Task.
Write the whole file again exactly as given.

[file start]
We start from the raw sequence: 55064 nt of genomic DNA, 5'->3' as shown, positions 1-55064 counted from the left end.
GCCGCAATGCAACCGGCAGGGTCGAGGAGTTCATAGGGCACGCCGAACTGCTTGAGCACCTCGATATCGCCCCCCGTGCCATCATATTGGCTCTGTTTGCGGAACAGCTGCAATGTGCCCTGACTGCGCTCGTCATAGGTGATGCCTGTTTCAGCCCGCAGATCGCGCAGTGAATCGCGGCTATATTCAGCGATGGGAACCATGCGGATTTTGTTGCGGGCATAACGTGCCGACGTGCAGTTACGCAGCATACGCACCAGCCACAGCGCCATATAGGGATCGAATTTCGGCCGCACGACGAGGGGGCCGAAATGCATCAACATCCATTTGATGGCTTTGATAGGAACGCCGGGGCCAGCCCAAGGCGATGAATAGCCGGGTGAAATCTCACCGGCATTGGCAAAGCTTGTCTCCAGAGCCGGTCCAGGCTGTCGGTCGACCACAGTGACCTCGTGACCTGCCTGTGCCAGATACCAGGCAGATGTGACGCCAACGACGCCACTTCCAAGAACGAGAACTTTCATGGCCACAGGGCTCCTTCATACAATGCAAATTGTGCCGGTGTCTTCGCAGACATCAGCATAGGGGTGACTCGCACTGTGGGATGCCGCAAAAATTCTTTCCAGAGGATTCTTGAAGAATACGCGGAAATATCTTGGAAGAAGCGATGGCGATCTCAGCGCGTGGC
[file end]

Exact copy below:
We start from the raw sequence: 55064 nt of genomic DNA, 5'->3' as shown, positions 1-55064 counted from the left end.
GCCGCAATGCAACCGGCAGGGTCGAGGAGTTCATAGGGCACGCCGAACTGCTTGAGCACCTCGATATCGCCCCCCGTGCCATCATATTGGCTCTGTTTGCGGAACAGCTGCAATGTGCCCTGACTGCGCTCGTCATAGGTGATGCCTGTTTCAGCCCGCAGATCGCGCAGTGAATCGCGGCTATATTCAGCGATGGGAACCATGCGGATTTTGTTGCGGGCATAACGTGCCGACGTGCAGTTACGCAGCATACGCACCAGCCACAGCGCCATATAGGGATCGAATTTCGGCCGCACGACGAGGGGGCCGAAATGCATCAACATCCATTTGATGGCTTTGATAGGAACGCCGGGGCCAGCCCAAGGCGATGAATAGCCGGGTGAAATCTCACCGGCATTGGCAAAGCTTGTCTCCAGAGCCGGTCCAGGCTGTCGGTCGACCACAGTGACCTCGTGACCTGCCTGTGCCAGATACCAGGCAGATGTGACGCCAACGACGCCACTTCCAAGAACGAGAACTTTCATGGCCACAGGGCTCCTTCATACAATGCAAATTGTGCCGGTGTCTTCGCAGACATCAGCATAGGGGTGACTCGCACTGTGGGATGCCGCAAAAATTCTTTCCAGAGGATTCTTGAAGAATACGCGGAAATATCTTGGAAGAAGCGATGGCGATCTCAGCGCGTGGC